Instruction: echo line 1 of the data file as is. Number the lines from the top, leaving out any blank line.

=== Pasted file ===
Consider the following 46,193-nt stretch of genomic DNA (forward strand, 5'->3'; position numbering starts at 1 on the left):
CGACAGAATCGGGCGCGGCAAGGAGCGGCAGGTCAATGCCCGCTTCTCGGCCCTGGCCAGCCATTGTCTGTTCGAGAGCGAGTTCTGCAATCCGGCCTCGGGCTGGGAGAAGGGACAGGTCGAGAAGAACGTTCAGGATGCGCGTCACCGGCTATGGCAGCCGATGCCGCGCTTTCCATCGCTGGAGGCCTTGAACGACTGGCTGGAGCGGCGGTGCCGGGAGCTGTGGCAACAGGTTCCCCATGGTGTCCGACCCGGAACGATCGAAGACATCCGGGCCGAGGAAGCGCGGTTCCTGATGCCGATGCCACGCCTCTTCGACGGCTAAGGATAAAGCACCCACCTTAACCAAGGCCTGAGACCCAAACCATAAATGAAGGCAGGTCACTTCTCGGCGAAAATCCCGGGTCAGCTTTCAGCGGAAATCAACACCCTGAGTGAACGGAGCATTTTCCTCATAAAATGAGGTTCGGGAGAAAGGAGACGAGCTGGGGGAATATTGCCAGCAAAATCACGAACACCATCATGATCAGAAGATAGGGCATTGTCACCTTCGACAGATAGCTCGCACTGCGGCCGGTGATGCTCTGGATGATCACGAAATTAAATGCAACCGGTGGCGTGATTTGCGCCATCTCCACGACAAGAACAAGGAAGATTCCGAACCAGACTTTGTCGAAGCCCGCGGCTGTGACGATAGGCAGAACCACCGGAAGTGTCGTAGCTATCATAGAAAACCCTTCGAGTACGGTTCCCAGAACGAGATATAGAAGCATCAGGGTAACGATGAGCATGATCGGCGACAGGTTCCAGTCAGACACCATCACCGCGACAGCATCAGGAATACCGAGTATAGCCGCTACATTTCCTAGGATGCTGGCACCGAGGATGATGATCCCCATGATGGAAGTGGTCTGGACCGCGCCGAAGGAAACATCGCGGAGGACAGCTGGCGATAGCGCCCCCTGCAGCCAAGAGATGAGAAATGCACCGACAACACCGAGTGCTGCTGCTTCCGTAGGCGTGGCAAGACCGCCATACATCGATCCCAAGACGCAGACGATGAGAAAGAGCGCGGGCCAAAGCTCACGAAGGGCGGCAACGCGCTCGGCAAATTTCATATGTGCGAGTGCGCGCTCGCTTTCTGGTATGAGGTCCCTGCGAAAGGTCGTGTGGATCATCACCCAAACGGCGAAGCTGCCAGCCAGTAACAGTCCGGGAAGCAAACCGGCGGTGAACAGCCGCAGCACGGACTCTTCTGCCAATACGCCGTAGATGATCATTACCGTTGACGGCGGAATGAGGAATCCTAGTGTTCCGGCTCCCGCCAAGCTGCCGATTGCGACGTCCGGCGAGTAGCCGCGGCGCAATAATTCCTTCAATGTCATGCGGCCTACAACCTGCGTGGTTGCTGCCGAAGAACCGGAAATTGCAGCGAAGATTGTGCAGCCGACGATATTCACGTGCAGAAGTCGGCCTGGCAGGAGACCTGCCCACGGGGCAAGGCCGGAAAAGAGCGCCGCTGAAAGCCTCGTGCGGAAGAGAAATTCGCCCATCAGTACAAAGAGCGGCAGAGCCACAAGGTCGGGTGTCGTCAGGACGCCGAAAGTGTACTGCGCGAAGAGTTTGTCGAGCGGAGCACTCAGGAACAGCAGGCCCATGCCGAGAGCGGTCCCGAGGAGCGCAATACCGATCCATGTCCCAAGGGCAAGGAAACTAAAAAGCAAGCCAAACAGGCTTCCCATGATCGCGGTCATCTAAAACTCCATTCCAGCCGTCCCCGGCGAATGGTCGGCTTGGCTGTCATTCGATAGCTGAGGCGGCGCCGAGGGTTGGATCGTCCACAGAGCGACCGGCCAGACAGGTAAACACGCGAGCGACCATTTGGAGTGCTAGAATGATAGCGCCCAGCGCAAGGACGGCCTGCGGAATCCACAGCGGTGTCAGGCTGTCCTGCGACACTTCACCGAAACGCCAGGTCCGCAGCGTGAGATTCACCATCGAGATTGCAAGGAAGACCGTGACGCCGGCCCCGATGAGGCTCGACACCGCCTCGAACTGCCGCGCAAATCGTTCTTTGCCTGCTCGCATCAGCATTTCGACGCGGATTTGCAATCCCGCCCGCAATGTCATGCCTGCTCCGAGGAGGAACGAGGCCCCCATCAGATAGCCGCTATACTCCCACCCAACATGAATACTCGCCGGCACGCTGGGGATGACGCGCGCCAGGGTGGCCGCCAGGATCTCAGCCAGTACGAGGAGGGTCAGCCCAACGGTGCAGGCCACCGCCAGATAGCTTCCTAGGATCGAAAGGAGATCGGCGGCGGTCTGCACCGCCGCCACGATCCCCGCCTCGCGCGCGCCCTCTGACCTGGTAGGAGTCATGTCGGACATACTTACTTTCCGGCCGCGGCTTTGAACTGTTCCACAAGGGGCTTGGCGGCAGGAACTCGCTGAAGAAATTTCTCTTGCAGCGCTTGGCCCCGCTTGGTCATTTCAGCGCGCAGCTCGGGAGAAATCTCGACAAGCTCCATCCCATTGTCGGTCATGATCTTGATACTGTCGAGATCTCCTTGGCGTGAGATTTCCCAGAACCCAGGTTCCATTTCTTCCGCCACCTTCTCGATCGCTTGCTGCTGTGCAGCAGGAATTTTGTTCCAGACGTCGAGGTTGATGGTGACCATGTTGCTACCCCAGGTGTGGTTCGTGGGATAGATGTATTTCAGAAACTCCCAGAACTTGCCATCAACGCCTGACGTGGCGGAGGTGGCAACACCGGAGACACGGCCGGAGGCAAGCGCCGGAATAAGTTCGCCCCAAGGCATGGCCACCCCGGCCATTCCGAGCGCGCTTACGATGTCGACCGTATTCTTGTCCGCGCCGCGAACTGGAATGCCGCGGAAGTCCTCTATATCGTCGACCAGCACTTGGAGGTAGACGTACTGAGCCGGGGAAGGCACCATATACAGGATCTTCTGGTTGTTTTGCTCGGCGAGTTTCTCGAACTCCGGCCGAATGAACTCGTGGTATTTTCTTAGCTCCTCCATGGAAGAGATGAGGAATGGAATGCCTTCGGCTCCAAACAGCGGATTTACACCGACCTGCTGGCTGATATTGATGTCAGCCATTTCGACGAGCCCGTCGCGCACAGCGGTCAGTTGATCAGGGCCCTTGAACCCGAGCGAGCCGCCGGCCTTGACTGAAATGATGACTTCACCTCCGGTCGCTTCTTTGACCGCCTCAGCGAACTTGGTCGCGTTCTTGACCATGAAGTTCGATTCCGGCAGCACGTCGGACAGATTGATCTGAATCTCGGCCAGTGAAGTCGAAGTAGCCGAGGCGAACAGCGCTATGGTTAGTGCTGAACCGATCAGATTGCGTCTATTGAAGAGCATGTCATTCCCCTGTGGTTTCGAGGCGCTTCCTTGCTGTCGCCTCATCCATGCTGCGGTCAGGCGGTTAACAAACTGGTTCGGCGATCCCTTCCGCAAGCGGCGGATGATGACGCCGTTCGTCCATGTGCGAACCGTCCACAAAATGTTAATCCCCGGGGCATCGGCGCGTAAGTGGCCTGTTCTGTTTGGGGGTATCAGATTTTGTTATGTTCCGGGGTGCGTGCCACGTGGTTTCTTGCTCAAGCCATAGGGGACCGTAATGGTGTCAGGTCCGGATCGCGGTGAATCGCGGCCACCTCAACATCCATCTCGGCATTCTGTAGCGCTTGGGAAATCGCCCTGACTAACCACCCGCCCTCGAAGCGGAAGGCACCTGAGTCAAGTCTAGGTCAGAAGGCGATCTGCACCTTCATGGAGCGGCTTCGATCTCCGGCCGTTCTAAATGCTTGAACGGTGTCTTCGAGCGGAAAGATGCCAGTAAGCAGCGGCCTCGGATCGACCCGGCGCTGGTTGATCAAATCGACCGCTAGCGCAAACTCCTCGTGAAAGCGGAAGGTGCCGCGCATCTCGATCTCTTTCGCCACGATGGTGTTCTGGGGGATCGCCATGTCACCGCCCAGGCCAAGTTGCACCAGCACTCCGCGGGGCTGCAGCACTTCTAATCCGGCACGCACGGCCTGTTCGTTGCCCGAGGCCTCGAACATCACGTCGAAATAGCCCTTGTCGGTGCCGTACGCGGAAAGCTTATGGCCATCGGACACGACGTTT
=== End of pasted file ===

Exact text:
Consider the following 46,193-nt stretch of genomic DNA (forward strand, 5'->3'; position numbering starts at 1 on the left):